Student-led Molly Parsley Festival of Creativity highlights works of IU students
IU Media School senior Molly Sawyer created and organized the first ever Molly Parsley Festival of Creativity in honor of the late Molly Parsley, an IU School of Journalism graduate in 1996.
The Molly Parsley Festival of Creativity is a celebration of artwork made and created by IU students. The festival accepted submissions until Oct. 20, while a showcase and awards ceremony took place in the Franklin Hall commons on Nov. 13.
Sawyer was awarded the Molly Parsley Scholarship over the summer and felt inspired by Parsley’s story and work in the media. After meeting Parsley’s father, Sawyer knew there was some way she could continue the Parsley legacy at IU.
“I was thinking of a way to display the work of everyone and give them a space to show what they’re passionate about,” Sawyer said. “I was thinking about that component and how there are so many talented people at IU.”
Before her passing, Parsley had an illustrious and successful public relations and marketing career. She worked at many agencies and even won an Emmy award. Her father, William Parsley, started the scholarship in her memory. What made Parsley stand out, Sawyer said, was her outgoing approach and kindness.
Sawyer is also a part of the Media Scholars program and was tasked with completing a capstone project for her senior year. When thinking about ways to bring her capstone to fruition, she knew she wanted to honor Parsley at the same time. Sawyer said she ran the festival concept through the Media School’s Director of Facilities and Technology and her program mentor, Jay Kincaid, who fully supported the idea.
The festival was open to any IU student across programs and majors. Sawyer said she wanted to make the submission criteria broad so there were no limitations to what people could create.
“One of the things that made me happy was the variety of mediums people submitted,” she said. “There were choreographed dances, paintings, poems, websites, and more that people submitted.”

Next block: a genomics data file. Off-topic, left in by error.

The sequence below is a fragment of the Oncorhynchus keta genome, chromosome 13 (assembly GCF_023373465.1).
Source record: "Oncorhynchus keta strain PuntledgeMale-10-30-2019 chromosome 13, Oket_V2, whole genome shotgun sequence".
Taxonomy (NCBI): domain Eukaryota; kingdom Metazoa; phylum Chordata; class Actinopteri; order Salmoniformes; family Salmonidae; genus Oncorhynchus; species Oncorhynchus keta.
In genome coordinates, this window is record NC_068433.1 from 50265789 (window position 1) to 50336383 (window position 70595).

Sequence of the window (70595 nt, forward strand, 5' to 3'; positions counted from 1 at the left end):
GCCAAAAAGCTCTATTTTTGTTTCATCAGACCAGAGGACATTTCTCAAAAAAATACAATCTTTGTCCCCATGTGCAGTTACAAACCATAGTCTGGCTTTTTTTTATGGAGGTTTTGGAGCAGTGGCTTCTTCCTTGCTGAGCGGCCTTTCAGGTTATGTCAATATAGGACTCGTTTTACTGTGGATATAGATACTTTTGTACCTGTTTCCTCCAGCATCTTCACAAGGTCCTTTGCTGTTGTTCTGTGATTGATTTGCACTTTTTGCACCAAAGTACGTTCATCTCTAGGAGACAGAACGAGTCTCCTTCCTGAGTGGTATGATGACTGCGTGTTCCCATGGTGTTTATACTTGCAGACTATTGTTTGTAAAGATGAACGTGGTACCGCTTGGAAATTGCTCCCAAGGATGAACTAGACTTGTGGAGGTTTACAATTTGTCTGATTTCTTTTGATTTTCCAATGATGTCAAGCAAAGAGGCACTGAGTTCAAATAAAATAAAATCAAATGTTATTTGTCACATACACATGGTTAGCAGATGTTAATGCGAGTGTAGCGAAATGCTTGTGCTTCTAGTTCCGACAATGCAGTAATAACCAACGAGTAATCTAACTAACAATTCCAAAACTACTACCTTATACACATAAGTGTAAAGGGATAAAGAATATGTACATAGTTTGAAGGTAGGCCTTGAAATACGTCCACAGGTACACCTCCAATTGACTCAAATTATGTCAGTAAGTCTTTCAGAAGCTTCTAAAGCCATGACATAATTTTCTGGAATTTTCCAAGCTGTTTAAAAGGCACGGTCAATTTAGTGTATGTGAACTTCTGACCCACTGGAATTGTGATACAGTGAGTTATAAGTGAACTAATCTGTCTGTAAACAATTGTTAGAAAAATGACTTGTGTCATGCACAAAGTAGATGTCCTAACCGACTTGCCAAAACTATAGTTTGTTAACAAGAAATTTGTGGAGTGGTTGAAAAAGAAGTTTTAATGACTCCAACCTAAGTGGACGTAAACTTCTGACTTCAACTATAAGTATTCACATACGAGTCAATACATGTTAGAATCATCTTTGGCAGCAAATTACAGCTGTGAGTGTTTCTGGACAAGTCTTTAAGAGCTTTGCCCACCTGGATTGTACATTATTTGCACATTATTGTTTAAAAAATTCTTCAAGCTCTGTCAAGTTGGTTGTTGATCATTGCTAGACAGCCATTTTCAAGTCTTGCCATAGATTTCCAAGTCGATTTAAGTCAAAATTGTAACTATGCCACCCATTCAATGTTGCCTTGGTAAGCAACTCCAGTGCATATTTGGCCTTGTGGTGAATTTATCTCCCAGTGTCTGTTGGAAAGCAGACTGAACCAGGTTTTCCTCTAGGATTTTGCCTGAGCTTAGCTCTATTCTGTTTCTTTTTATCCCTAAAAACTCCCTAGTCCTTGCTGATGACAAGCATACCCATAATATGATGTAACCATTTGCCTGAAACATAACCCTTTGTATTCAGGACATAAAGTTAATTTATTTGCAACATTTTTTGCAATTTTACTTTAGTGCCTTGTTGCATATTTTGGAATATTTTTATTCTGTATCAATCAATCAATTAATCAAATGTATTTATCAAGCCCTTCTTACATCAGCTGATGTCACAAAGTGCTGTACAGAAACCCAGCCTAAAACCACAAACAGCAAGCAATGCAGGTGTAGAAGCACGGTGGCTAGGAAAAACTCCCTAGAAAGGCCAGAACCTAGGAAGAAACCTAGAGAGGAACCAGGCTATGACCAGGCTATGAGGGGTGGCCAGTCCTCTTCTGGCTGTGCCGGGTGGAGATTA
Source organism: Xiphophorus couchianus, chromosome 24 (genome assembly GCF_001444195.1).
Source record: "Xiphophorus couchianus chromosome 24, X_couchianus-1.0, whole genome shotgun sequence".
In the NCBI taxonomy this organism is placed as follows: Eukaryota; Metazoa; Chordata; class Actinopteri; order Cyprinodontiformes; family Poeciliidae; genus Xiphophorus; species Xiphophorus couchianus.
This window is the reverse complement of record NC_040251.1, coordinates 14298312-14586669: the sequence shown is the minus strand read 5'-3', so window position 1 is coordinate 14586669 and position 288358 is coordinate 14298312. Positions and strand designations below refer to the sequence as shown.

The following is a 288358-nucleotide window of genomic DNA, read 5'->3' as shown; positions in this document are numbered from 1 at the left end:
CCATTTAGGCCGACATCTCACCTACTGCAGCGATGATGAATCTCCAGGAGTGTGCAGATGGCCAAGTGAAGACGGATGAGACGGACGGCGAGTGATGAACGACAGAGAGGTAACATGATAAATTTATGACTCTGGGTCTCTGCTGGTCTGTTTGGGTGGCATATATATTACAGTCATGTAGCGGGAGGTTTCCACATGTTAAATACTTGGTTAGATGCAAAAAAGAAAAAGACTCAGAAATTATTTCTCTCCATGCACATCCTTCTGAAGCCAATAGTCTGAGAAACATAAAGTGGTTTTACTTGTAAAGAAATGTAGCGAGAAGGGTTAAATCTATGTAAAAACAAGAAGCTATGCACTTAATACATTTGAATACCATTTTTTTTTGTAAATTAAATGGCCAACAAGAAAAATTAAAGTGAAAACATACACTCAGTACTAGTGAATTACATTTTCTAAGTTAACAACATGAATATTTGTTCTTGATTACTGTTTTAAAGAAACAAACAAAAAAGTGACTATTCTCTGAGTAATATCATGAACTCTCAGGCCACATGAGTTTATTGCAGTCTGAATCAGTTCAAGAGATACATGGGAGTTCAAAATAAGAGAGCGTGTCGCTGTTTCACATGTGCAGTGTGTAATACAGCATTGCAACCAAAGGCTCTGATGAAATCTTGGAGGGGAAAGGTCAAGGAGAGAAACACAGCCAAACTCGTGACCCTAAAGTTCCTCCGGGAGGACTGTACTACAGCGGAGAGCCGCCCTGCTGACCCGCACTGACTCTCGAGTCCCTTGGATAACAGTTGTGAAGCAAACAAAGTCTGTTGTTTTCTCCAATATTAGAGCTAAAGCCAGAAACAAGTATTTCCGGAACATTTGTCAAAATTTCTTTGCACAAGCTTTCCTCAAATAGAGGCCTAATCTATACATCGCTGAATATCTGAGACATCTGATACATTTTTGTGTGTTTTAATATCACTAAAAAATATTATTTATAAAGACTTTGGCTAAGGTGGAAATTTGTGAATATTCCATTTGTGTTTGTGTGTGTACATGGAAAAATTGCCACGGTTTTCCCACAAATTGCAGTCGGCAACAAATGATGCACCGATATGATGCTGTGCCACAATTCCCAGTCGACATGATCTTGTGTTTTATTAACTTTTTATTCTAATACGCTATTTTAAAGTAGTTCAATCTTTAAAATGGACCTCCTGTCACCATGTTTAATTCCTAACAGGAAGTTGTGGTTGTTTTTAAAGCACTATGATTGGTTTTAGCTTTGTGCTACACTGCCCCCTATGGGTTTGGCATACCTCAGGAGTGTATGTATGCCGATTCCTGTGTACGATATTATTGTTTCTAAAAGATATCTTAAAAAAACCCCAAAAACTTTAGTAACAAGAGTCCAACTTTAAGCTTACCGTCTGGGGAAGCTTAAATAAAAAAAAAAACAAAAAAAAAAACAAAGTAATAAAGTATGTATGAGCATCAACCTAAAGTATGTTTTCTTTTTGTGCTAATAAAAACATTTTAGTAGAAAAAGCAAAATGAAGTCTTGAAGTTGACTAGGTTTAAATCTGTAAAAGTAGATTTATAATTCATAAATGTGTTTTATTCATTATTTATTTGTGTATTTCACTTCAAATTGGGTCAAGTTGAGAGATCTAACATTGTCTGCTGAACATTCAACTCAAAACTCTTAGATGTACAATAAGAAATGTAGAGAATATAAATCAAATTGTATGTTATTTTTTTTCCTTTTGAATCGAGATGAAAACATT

After the deadline for submission passed, Molly and three other student judges picked the three submissions to be awarded at the showcase on Nov. 13.
The first prize went to senior Baylee McAllister, a contemporary dance major whose dance “Chasing Rabbits” was awarded $1,000. Hayden Rivard, a senior studying journalism, won the second prize of $400 for her painting titled “HER story.” And the third prize went to senior Rama Sardar, a cinematic arts major whose short film “Hungry?” was awarded $300.
Honorable mentions include Brooke Ballantine for a piecework collage, Georgia Gray for a drawing, Keon Clardy for a short film, Ruth Cronin for a narrative journalism profile, and Jack Waitley for an album cover design.
Sawyer said that organizing the festival has been rewarding as it’s allowed her to build a close relationship with Parsley’s family and friends.
“Seeing the impact she had on the media world really encourages me to keep pursuing my career path,” she said. “It’s real-life evidence that hard work, ambition, and kindness will take you far in your career and life. [The festival] has been a good learning experience, too, of how to promote myself and something I’m passionate about.”